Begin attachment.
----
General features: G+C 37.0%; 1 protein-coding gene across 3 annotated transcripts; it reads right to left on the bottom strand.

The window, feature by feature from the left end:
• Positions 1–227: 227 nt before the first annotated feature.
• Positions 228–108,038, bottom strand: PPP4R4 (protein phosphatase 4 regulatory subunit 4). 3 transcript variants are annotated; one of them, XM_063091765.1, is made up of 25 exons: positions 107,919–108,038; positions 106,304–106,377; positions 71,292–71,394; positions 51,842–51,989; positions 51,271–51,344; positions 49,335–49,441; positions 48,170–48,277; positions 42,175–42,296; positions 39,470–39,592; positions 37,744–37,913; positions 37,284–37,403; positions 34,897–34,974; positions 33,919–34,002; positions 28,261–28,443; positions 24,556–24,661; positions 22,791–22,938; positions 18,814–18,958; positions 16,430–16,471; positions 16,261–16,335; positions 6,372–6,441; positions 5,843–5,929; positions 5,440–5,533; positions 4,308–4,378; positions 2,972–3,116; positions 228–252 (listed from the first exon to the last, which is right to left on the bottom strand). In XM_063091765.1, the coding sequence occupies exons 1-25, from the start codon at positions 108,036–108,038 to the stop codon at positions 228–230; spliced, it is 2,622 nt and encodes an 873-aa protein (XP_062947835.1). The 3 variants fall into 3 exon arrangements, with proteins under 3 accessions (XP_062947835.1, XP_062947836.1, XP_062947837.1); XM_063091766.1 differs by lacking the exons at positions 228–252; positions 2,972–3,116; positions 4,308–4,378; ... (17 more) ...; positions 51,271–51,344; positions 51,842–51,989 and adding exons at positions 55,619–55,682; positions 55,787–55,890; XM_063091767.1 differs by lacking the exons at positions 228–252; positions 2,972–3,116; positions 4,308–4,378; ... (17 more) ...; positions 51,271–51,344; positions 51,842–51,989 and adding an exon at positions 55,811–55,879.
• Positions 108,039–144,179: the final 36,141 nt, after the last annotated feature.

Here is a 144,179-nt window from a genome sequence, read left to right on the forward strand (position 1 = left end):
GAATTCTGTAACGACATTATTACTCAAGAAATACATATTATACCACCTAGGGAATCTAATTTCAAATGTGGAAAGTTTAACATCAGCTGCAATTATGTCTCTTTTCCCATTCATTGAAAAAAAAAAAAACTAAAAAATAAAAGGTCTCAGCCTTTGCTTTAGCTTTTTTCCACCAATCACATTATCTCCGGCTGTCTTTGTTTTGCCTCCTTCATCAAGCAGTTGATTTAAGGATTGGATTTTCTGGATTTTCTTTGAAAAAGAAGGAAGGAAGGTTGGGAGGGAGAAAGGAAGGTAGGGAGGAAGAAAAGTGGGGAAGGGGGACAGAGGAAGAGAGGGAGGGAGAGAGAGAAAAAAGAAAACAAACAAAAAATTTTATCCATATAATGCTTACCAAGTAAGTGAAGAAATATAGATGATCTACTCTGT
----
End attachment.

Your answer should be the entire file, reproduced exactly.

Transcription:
General features: G+C 37.0%; 1 protein-coding gene across 3 annotated transcripts; it reads right to left on the bottom strand.

The window, feature by feature from the left end:
• Positions 1–227: 227 nt before the first annotated feature.
• Positions 228–108,038, bottom strand: PPP4R4 (protein phosphatase 4 regulatory subunit 4). 3 transcript variants are annotated; one of them, XM_063091765.1, is made up of 25 exons: positions 107,919–108,038; positions 106,304–106,377; positions 71,292–71,394; positions 51,842–51,989; positions 51,271–51,344; positions 49,335–49,441; positions 48,170–48,277; positions 42,175–42,296; positions 39,470–39,592; positions 37,744–37,913; positions 37,284–37,403; positions 34,897–34,974; positions 33,919–34,002; positions 28,261–28,443; positions 24,556–24,661; positions 22,791–22,938; positions 18,814–18,958; positions 16,430–16,471; positions 16,261–16,335; positions 6,372–6,441; positions 5,843–5,929; positions 5,440–5,533; positions 4,308–4,378; positions 2,972–3,116; positions 228–252 (listed from the first exon to the last, which is right to left on the bottom strand). In XM_063091765.1, the coding sequence occupies exons 1-25, from the start codon at positions 108,036–108,038 to the stop codon at positions 228–230; spliced, it is 2,622 nt and encodes an 873-aa protein (XP_062947835.1). The 3 variants fall into 3 exon arrangements, with proteins under 3 accessions (XP_062947835.1, XP_062947836.1, XP_062947837.1); XM_063091766.1 differs by lacking the exons at positions 228–252; positions 2,972–3,116; positions 4,308–4,378; ... (17 more) ...; positions 51,271–51,344; positions 51,842–51,989 and adding exons at positions 55,619–55,682; positions 55,787–55,890; XM_063091767.1 differs by lacking the exons at positions 228–252; positions 2,972–3,116; positions 4,308–4,378; ... (17 more) ...; positions 51,271–51,344; positions 51,842–51,989 and adding an exon at positions 55,811–55,879.
• Positions 108,039–144,179: the final 36,141 nt, after the last annotated feature.

Here is a 144,179-nt window from a genome sequence, read left to right on the forward strand (position 1 = left end):
GAATTCTGTAACGACATTATTACTCAAGAAATACATATTATACCACCTAGGGAATCTAATTTCAAATGTGGAAAGTTTAACATCAGCTGCAATTATGTCTCTTTTCCCATTCATTGAAAAAAAAAAAAACTAAAAAATAAAAGGTCTCAGCCTTTGCTTTAGCTTTTTTCCACCAATCACATTATCTCCGGCTGTCTTTGTTTTGCCTCCTTCATCAAGCAGTTGATTTAAGGATTGGATTTTCTGGATTTTCTTTGAAAAAGAAGGAAGGAAGGTTGGGAGGGAGAAAGGAAGGTAGGGAGGAAGAAAAGTGGGGAAGGGGGACAGAGGAAGAGAGGGAGGGAGAGAGAGAAAAAAGAAAACAAACAAAAAATTTTATCCATATAATGCTTACCAAGTAAGTGAAGAAATATAGATGATCTACTCTGT